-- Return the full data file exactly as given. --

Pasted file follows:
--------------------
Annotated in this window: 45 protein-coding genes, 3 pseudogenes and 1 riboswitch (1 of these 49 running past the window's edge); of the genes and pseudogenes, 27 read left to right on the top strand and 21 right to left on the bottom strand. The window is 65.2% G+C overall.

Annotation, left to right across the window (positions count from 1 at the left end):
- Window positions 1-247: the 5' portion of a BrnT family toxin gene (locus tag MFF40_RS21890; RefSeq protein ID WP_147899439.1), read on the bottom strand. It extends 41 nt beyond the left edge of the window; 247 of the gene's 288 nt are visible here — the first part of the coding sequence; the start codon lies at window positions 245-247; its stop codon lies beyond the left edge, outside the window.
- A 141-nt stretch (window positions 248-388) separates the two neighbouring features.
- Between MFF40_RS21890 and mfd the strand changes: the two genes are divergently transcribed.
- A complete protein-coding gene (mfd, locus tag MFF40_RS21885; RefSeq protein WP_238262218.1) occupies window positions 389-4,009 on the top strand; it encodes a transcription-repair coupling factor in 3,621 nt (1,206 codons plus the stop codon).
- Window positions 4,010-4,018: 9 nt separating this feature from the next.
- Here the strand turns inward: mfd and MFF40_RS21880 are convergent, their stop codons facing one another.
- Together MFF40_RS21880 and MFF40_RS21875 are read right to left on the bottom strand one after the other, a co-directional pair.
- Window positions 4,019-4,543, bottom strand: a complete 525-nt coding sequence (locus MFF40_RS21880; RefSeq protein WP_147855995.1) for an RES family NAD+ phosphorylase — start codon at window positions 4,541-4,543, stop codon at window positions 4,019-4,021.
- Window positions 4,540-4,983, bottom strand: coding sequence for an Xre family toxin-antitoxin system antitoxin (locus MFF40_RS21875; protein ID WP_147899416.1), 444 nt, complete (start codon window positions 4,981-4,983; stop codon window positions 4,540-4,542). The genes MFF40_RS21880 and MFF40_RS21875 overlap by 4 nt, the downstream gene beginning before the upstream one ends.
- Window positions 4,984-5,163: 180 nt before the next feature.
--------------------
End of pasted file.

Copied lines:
Annotated in this window: 45 protein-coding genes, 3 pseudogenes and 1 riboswitch (1 of these 49 running past the window's edge); of the genes and pseudogenes, 27 read left to right on the top strand and 21 right to left on the bottom strand. The window is 65.2% G+C overall.

Annotation, left to right across the window (positions count from 1 at the left end):
- Window positions 1-247: the 5' portion of a BrnT family toxin gene (locus tag MFF40_RS21890; RefSeq protein ID WP_147899439.1), read on the bottom strand. It extends 41 nt beyond the left edge of the window; 247 of the gene's 288 nt are visible here — the first part of the coding sequence; the start codon lies at window positions 245-247; its stop codon lies beyond the left edge, outside the window.
- A 141-nt stretch (window positions 248-388) separates the two neighbouring features.
- Between MFF40_RS21890 and mfd the strand changes: the two genes are divergently transcribed.
- A complete protein-coding gene (mfd, locus tag MFF40_RS21885; RefSeq protein WP_238262218.1) occupies window positions 389-4,009 on the top strand; it encodes a transcription-repair coupling factor in 3,621 nt (1,206 codons plus the stop codon).
- Window positions 4,010-4,018: 9 nt separating this feature from the next.
- Here the strand turns inward: mfd and MFF40_RS21880 are convergent, their stop codons facing one another.
- Together MFF40_RS21880 and MFF40_RS21875 are read right to left on the bottom strand one after the other, a co-directional pair.
- Window positions 4,019-4,543, bottom strand: a complete 525-nt coding sequence (locus MFF40_RS21880; RefSeq protein WP_147855995.1) for an RES family NAD+ phosphorylase — start codon at window positions 4,541-4,543, stop codon at window positions 4,019-4,021.
- Window positions 4,540-4,983, bottom strand: coding sequence for an Xre family toxin-antitoxin system antitoxin (locus MFF40_RS21875; protein ID WP_147899416.1), 444 nt, complete (start codon window positions 4,981-4,983; stop codon window positions 4,540-4,542). The genes MFF40_RS21880 and MFF40_RS21875 overlap by 4 nt, the downstream gene beginning before the upstream one ends.
- Window positions 4,984-5,163: 180 nt before the next feature.